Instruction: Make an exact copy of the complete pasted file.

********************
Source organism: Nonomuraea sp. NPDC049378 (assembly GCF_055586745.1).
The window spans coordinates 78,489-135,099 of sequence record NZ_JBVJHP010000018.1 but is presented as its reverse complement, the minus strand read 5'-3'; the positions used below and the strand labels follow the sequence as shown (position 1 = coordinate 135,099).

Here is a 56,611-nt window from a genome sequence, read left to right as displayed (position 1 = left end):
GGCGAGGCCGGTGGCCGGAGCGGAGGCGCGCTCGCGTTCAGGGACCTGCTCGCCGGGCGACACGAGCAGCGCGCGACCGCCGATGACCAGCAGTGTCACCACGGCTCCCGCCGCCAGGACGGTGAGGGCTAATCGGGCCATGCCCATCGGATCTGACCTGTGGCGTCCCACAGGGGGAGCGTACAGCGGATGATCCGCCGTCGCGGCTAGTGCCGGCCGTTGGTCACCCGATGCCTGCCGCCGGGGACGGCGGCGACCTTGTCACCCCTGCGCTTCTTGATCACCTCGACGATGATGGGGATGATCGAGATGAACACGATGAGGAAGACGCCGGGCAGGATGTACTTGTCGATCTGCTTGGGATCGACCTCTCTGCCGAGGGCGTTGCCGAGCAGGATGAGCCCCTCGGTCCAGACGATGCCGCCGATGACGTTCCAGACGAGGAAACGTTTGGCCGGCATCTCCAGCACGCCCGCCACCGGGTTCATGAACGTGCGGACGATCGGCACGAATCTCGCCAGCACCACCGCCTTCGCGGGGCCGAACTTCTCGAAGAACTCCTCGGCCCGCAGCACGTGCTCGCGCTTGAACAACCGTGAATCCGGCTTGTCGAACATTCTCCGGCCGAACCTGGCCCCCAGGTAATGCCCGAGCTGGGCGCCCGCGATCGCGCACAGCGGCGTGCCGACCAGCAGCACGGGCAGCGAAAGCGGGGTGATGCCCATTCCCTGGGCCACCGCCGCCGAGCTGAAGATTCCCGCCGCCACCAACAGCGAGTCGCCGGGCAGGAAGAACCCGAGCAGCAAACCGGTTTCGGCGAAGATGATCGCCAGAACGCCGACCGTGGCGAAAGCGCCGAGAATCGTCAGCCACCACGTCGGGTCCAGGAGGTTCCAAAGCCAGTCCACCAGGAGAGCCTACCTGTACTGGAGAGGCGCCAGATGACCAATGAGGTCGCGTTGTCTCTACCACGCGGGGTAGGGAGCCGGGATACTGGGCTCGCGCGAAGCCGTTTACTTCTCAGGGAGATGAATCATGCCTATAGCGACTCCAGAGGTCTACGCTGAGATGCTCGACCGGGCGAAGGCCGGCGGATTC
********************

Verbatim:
Source organism: Nonomuraea sp. NPDC049378 (assembly GCF_055586745.1).
The window spans coordinates 78,489-135,099 of sequence record NZ_JBVJHP010000018.1 but is presented as its reverse complement, the minus strand read 5'-3'; the positions used below and the strand labels follow the sequence as shown (position 1 = coordinate 135,099).

Here is a 56,611-nt window from a genome sequence, read left to right as displayed (position 1 = left end):
GGCGAGGCCGGTGGCCGGAGCGGAGGCGCGCTCGCGTTCAGGGACCTGCTCGCCGGGCGACACGAGCAGCGCGCGACCGCCGATGACCAGCAGTGTCACCACGGCTCCCGCCGCCAGGACGGTGAGGGCTAATCGGGCCATGCCCATCGGATCTGACCTGTGGCGTCCCACAGGGGGAGCGTACAGCGGATGATCCGCCGTCGCGGCTAGTGCCGGCCGTTGGTCACCCGATGCCTGCCGCCGGGGACGGCGGCGACCTTGTCACCCCTGCGCTTCTTGATCACCTCGACGATGATGGGGATGATCGAGATGAACACGATGAGGAAGACGCCGGGCAGGATGTACTTGTCGATCTGCTTGGGATCGACCTCTCTGCCGAGGGCGTTGCCGAGCAGGATGAGCCCCTCGGTCCAGACGATGCCGCCGATGACGTTCCAGACGAGGAAACGTTTGGCCGGCATCTCCAGCACGCCCGCCACCGGGTTCATGAACGTGCGGACGATCGGCACGAATCTCGCCAGCACCACCGCCTTCGCGGGGCCGAACTTCTCGAAGAACTCCTCGGCCCGCAGCACGTGCTCGCGCTTGAACAACCGTGAATCCGGCTTGTCGAACATTCTCCGGCCGAACCTGGCCCCCAGGTAATGCCCGAGCTGGGCGCCCGCGATCGCGCACAGCGGCGTGCCGACCAGCAGCACGGGCAGCGAAAGCGGGGTGATGCCCATTCCCTGGGCCACCGCCGCCGAGCTGAAGATTCCCGCCGCCACCAACAGCGAGTCGCCGGGCAGGAAGAACCCGAGCAGCAAACCGGTTTCGGCGAAGATGATCGCCAGAACGCCGACCGTGGCGAAAGCGCCGAGAATCGTCAGCCACCACGTCGGGTCCAGGAGGTTCCAAAGCCAGTCCACCAGGAGAGCCTACCTGTACTGGAGAGGCGCCAGATGACCAATGAGGTCGCGTTGTCTCTACCACGCGGGGTAGGGAGCCGGGATACTGGGCTCGCGCGAAGCCGTTTACTTCTCAGGGAGATGAATCATGCCTATAGCGACTCCAGAGGTCTACGCTGAGATGCTCGACCGGGCGAAGGCCGGCGGATTC